While The Breeders may not be reclaiming their youth on their latest effort, they’re not trying to: they approach All Nerve with the sensibility of a band that embraces how they’ve grown since their early punk days.
Soccer Mommy, Clean
Download: Scorpio Rising, Wildflowers, Still Clean, Your Dog
Sophie Allison is an expert at introspection and the teenage experience. At 20, she’s combined her nostalgic pop sensibility with the realities of growing up: breakups, power dynamics, longing for crushes and falling in love. As Soccer Mommy, the Nashville singer-songwriter first garnered attention via Bandcamp where she released her bedroom pop singles and EPs for the past two years. She has since gained plaudits for her Nineties alt-rock ethos and the universally applicable themes in her songwriting.
The combination of melancholy interspersed with anger dominates Soccer Mommy’s debut as she reels through the limbo of young adulthood: it’s something that would make both Alanis Morissette and Taylor Swift proud.
Through the delicate opener “Still Clean” Soccer Mommy laments a relationship that doesn’t work out, but shifts gears to play with the “cool girl” trope on the record’s second single “Cool”. With “Your Dog” Soccer Mommy proves she does power pop as well as she does balladry, as she rails against an emotionally abusive relationship: “I’m not a prop for you to use/When you’re lonely or confused/I want a love that lets me breathe/I’ve been choking on your leash.” But Soccer Mommy truly shines as she wistfully lilts, “You’re made from the stars/That we watched from your car,” about a lover who strays, on the album’s central anthem “Scorpio Rising”.
Despite the situations Soccer Mommy finds herself in, Clean isn’t just about the teenage experience: it’s a 10-track album that encapsulates emotions and situations that are as versatile as her sound. Whether you’re reminiscing about late-night make out sessions in high school or surrounded by plenty of “cool” girls in your city, Soccer Mommy’s introspection is something that defies age.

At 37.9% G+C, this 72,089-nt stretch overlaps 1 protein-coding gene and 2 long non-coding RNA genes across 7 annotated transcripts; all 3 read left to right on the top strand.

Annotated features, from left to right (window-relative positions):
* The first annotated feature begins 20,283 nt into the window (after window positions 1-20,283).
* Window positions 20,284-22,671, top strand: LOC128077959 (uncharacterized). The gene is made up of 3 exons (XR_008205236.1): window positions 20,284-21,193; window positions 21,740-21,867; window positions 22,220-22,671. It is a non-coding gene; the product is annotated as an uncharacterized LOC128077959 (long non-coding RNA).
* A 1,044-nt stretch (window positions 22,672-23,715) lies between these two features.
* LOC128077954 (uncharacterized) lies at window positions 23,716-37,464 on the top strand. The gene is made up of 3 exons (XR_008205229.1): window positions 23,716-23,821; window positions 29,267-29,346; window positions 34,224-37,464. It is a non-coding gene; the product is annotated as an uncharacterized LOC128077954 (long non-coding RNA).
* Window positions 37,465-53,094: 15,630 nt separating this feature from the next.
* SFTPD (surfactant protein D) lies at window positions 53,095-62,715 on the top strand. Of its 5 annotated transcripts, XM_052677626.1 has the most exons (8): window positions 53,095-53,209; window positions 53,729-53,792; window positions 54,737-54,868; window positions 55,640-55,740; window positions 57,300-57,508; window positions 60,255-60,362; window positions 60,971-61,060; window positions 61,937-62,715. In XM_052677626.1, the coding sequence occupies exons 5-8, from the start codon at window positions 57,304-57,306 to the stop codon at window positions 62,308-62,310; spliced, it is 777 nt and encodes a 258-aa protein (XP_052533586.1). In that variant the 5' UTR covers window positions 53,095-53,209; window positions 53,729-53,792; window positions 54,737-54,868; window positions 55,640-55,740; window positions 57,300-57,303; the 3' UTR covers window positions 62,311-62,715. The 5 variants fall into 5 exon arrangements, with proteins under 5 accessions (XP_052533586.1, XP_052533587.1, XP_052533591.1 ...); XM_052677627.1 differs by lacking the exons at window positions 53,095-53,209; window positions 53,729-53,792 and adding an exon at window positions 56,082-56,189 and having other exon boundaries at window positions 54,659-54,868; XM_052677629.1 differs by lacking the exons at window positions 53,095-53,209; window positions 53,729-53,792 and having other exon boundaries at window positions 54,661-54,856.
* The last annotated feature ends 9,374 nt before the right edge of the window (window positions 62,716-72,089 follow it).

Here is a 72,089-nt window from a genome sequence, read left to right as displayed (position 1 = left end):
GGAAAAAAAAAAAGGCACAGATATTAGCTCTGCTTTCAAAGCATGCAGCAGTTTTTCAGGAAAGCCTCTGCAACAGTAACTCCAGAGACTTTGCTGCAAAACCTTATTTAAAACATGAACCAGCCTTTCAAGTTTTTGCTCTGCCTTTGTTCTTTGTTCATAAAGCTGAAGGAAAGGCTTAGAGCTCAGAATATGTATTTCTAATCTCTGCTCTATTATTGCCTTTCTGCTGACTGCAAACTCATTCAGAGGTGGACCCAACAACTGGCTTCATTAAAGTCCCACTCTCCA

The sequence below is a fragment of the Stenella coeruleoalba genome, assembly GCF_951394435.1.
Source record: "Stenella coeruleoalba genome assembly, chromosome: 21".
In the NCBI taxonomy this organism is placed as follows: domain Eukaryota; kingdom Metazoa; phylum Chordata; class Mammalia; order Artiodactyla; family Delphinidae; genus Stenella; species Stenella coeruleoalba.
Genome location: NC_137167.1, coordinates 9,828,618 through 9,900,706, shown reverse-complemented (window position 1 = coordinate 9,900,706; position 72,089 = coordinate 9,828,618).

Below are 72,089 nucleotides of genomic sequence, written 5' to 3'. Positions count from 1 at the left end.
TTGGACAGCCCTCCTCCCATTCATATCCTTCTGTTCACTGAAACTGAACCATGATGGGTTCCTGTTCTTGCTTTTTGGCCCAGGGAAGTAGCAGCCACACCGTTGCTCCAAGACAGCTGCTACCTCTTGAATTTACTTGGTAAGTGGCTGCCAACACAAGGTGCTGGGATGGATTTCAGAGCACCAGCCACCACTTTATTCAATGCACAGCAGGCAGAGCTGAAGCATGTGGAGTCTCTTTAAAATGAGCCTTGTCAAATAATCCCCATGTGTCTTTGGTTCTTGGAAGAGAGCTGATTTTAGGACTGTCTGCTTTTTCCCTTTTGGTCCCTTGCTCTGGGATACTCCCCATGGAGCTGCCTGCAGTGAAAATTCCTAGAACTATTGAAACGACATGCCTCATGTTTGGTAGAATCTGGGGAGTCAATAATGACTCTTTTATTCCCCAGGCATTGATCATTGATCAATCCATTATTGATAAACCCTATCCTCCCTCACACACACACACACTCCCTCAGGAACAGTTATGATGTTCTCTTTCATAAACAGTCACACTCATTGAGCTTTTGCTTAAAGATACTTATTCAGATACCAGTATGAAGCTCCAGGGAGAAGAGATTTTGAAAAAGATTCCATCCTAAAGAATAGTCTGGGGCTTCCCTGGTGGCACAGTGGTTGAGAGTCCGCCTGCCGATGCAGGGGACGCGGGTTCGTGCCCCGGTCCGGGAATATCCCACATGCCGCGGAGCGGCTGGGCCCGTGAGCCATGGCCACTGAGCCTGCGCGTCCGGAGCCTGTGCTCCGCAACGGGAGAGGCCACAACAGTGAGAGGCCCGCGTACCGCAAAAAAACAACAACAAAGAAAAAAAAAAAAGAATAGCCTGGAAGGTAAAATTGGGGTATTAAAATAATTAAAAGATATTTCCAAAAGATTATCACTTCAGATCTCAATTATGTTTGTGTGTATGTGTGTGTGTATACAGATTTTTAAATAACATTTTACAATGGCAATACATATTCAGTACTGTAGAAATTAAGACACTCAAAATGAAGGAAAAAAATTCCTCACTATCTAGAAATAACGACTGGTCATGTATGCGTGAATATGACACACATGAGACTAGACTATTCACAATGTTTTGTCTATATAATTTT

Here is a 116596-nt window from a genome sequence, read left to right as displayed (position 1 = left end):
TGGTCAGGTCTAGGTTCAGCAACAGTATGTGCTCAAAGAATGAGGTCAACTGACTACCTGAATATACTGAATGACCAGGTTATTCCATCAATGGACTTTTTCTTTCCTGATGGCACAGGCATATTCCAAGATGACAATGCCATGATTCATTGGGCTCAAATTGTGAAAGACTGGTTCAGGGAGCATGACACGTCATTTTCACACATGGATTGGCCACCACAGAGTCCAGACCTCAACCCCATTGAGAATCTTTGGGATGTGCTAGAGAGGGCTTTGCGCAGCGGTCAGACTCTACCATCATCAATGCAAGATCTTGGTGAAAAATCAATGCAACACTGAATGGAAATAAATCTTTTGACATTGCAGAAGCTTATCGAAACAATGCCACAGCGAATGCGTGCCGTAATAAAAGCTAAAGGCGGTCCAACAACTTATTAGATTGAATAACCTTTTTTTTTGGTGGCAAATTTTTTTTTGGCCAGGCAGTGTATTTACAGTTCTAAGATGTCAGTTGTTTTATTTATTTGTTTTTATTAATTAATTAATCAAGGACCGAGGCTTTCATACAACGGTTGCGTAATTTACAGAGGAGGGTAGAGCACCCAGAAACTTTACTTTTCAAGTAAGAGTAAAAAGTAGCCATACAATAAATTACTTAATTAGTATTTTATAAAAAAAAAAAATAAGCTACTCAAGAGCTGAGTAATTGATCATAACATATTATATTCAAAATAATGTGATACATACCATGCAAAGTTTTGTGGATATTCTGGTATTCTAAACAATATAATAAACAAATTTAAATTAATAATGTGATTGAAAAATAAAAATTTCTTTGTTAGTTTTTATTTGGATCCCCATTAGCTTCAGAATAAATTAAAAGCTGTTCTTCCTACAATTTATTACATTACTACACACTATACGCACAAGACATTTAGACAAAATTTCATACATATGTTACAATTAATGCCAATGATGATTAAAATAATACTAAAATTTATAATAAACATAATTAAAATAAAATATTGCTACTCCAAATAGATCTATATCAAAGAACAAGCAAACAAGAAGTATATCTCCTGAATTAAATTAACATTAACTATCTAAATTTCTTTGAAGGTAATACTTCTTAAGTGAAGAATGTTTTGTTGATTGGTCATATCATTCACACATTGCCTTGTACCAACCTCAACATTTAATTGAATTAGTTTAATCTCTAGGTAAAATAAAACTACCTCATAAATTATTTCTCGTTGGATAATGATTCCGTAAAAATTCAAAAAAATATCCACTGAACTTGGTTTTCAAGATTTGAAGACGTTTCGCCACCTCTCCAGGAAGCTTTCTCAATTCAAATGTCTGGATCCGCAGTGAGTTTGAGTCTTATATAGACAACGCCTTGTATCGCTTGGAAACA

Camp Cope, How to Socialise & Make Friends
Download: The Opener, The Face of God, Anna, I’ve Got You
While Camp Cope may have first appeared on the radar because of their music and opening slots for Against Me! and Modern Baseball, they’ve recently made headlines as activists calling out Australia’s Falls Festival for its lack of female acts on the lineup. For Georgia Maq, Kelly-Dawn Hellmrich and Sarah Thompson, enacting change is as empowering as it is to grow through their own life experiences. It’s something they first demonstrated on their 2016 self-titled debut LP.
Now they’ve taken it one step further. Camp Cope’s new record is as personal as it is political, with the trio refusing to be quiet, back down or be complacent. How to Socialise & Make Friends tackles everything from female representation in the music industry to death and friendship and does so emphatically. The record begins with the punk ethos of “The Opener”, which slams sexism with Maq’s shivering screams and sets the tone for an emotionally intense album. “Anna” and “Sagan-Indiana” celebrate female friendship, while the title track emphasises the beauty of independence. On “The Face of God”, the trio confront the reality of victim-blaming after experiencing sexual assault. Maq perfectly ends the record with a deeply personal solo ballad – “I’ve Got You” – about her late father’s battle with cancer. “I’m so proud that half of me grew from you/All the broken parts too/I’ve got you,” she sings. It’s emo at its finest, and the record ends as emotionally as it begins. By the final track, How to Socialise & Make Friends shows that Camp Cope are driven by the band unapologetically being themselves.